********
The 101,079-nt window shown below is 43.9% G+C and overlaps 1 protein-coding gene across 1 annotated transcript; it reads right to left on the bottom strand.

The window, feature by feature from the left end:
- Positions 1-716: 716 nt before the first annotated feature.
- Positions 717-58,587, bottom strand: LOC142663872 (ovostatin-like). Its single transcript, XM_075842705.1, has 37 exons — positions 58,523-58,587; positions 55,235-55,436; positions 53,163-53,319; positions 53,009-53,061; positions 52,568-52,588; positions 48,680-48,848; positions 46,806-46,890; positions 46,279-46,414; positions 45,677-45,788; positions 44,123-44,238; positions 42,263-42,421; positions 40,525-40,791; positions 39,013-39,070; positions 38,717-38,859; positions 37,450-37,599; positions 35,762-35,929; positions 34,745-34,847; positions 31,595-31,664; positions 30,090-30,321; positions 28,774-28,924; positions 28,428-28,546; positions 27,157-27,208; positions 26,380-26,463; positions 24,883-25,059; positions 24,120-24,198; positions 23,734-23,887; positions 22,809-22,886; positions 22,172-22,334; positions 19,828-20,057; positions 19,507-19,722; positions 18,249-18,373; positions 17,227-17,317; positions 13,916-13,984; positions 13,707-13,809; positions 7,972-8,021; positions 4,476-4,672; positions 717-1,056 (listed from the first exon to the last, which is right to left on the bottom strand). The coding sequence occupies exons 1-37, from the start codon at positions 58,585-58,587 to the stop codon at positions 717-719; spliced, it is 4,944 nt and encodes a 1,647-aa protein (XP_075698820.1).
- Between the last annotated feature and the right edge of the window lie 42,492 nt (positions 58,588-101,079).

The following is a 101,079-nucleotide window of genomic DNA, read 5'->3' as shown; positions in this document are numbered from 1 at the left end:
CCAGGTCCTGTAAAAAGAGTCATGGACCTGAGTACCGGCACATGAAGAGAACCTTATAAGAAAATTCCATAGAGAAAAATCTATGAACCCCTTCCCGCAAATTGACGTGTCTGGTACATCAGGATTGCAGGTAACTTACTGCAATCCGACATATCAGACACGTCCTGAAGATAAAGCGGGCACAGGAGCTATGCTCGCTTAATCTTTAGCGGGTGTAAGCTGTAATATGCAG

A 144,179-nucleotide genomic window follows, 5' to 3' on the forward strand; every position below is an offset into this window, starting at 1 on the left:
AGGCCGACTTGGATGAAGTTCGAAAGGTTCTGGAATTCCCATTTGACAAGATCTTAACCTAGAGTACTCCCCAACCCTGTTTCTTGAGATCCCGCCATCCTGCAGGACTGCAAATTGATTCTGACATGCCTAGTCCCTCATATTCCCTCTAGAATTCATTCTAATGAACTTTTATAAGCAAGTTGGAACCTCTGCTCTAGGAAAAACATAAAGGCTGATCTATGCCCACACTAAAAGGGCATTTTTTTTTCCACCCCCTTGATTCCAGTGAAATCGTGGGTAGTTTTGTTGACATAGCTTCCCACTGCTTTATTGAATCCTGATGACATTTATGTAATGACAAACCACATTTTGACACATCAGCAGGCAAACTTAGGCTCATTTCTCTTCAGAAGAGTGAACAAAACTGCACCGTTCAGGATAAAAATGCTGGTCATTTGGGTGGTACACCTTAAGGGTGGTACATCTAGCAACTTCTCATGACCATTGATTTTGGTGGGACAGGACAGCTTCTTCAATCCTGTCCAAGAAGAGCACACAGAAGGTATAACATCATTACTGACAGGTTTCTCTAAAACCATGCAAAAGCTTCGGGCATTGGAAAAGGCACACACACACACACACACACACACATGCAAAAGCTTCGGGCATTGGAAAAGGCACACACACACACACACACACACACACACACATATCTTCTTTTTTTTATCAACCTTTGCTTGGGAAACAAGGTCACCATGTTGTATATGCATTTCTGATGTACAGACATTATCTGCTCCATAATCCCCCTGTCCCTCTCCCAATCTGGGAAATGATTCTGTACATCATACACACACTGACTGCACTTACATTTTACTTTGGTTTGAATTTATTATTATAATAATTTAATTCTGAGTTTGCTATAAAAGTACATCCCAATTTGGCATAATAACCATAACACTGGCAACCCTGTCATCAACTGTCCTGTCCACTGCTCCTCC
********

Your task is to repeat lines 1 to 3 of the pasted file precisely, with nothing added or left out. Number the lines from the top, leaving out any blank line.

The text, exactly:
The 101,079-nt window shown below is 43.9% G+C and overlaps 1 protein-coding gene across 1 annotated transcript; it reads right to left on the bottom strand.

The window, feature by feature from the left end:
- Positions 1-716: 716 nt before the first annotated feature.